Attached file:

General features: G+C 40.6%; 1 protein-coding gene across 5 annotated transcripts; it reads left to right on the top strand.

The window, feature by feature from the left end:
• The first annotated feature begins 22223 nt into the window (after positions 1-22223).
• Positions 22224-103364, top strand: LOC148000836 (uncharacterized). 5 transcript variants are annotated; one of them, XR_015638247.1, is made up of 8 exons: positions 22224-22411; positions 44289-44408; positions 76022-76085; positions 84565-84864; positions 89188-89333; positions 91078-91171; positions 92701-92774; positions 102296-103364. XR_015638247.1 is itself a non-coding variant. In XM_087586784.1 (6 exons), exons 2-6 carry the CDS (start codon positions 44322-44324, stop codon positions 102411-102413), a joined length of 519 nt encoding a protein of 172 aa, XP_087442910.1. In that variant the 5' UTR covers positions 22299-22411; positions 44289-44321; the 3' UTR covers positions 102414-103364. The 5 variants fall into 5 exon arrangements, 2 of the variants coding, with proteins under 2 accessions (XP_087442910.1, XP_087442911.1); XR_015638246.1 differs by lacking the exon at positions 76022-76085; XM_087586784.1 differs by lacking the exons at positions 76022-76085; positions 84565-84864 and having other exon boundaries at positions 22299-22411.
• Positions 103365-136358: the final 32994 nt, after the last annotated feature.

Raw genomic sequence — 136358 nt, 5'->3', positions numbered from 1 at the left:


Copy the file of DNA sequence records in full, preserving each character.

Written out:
General features: G+C 40.6%; 1 protein-coding gene across 5 annotated transcripts; it reads left to right on the top strand.

The window, feature by feature from the left end:
• The first annotated feature begins 22223 nt into the window (after positions 1-22223).
• Positions 22224-103364, top strand: LOC148000836 (uncharacterized). 5 transcript variants are annotated; one of them, XR_015638247.1, is made up of 8 exons: positions 22224-22411; positions 44289-44408; positions 76022-76085; positions 84565-84864; positions 89188-89333; positions 91078-91171; positions 92701-92774; positions 102296-103364. XR_015638247.1 is itself a non-coding variant. In XM_087586784.1 (6 exons), exons 2-6 carry the CDS (start codon positions 44322-44324, stop codon positions 102411-102413), a joined length of 519 nt encoding a protein of 172 aa, XP_087442910.1. In that variant the 5' UTR covers positions 22299-22411; positions 44289-44321; the 3' UTR covers positions 102414-103364. The 5 variants fall into 5 exon arrangements, 2 of the variants coding, with proteins under 2 accessions (XP_087442910.1, XP_087442911.1); XR_015638246.1 differs by lacking the exon at positions 76022-76085; XM_087586784.1 differs by lacking the exons at positions 76022-76085; positions 84565-84864 and having other exon boundaries at positions 22299-22411.
• Positions 103365-136358: the final 32994 nt, after the last annotated feature.

Raw genomic sequence — 136358 nt, 5'->3', positions numbered from 1 at the left: